Frisians, or Friesians, a Teutonic tribe that settled in what is now the Netherlands during the first century A.D. The tribe was first mentioned by the Roman historian Tacitus. In the seventh century the Frisians clashed with the Franks, another Teutonic tribe, and resisted Christianity. They accepted Frankish rule in the eighth century and became Christians. The inhabitants of Friesland, a province of the Netherlands, are still called Frisians. The Frisian language is still spoken in this region. The Frisian Islands are named for the old tribe.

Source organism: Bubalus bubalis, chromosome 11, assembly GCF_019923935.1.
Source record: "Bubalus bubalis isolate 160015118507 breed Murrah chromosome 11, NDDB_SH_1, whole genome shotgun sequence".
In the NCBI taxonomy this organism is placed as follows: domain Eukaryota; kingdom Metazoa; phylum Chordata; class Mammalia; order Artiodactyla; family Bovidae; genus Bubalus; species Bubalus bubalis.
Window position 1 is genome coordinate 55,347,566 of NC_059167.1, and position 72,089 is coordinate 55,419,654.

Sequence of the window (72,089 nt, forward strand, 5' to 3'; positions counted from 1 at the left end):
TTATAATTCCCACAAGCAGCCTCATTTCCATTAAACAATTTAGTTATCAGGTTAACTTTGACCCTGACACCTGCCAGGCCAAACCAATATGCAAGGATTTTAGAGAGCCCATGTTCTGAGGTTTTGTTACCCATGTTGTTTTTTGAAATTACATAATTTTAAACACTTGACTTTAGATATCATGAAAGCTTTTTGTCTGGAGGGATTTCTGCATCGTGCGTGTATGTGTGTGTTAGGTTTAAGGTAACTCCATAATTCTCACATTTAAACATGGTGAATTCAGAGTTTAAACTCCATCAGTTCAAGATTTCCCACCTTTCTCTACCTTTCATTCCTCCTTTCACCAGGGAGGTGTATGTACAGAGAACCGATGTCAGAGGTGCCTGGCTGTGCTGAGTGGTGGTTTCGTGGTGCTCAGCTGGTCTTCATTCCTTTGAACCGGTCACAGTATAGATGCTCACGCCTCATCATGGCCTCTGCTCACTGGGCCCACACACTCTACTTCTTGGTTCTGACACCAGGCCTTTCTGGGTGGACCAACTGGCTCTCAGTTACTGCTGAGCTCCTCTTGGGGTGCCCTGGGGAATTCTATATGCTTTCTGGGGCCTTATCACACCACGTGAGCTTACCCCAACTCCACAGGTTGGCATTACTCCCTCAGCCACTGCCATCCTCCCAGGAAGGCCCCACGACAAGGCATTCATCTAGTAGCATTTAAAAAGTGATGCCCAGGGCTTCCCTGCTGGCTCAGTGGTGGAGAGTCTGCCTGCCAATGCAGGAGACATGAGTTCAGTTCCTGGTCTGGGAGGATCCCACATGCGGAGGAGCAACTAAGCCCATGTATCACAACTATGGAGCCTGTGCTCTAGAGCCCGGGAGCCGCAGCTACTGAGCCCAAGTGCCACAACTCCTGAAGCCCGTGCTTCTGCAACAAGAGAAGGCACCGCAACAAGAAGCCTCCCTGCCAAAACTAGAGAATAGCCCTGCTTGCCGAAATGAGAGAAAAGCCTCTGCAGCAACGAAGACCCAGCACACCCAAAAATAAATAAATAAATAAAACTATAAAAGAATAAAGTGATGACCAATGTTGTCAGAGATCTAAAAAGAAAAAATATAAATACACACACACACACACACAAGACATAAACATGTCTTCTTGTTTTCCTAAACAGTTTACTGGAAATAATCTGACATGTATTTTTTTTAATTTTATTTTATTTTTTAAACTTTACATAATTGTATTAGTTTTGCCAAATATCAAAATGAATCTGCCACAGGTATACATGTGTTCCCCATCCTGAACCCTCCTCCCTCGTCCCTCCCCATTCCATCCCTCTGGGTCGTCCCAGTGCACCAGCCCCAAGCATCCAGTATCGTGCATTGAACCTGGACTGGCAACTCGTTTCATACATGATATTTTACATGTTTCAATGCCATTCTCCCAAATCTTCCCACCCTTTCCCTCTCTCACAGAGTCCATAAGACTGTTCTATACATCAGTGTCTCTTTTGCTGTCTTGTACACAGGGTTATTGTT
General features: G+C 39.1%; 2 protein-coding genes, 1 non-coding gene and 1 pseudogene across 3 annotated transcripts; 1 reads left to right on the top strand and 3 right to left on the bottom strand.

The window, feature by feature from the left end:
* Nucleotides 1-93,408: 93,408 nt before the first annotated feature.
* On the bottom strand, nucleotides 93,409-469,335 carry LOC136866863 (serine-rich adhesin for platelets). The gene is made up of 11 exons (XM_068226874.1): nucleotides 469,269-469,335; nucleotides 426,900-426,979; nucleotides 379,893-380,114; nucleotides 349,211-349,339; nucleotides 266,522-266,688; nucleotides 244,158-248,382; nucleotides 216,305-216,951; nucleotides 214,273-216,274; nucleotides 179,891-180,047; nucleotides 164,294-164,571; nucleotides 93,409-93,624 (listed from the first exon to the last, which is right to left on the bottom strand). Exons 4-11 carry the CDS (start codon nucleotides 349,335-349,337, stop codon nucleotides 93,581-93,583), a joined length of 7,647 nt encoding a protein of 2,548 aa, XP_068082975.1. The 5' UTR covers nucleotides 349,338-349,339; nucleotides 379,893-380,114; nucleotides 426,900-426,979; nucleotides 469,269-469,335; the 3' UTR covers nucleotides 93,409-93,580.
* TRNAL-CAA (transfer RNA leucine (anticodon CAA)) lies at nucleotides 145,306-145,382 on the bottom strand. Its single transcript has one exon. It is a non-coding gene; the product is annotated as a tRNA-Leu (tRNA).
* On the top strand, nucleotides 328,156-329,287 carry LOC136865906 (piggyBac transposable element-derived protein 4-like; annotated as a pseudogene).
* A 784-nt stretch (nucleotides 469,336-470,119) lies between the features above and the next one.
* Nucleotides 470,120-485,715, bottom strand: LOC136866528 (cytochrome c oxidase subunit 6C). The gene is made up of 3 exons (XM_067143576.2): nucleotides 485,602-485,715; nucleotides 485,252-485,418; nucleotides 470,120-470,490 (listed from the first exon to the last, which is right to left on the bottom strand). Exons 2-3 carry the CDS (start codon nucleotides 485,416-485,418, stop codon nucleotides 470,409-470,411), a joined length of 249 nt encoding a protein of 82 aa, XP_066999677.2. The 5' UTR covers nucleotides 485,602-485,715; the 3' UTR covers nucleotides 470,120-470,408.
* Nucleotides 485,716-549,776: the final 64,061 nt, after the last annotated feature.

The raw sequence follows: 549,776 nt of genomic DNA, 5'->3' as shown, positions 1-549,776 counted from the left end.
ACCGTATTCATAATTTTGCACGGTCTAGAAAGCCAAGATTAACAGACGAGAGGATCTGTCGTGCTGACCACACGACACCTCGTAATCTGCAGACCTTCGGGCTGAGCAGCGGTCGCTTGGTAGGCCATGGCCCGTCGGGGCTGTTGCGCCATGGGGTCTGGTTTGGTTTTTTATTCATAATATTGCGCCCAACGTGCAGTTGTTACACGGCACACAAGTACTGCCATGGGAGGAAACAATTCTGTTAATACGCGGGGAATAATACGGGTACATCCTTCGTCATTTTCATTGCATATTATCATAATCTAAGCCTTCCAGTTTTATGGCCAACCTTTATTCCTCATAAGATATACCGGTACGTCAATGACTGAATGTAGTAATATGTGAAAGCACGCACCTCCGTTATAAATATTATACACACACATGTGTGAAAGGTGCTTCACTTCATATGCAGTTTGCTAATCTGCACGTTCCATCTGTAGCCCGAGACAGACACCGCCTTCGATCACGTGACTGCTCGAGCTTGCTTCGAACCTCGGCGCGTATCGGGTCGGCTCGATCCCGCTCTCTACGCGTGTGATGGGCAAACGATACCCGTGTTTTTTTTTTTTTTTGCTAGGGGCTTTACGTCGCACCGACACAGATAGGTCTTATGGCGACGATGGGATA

Cook, James (1728 - 1779), a British navigator. Captain Cook accurately charted vast regions of the South Pacific; provided a basis for England's claim to Australia and New Zealand; and developed a diet that prevented scurvy among seamen.
When the Romans conquered the region that is now Austria about 14 B.C., it was inhabited by Celts.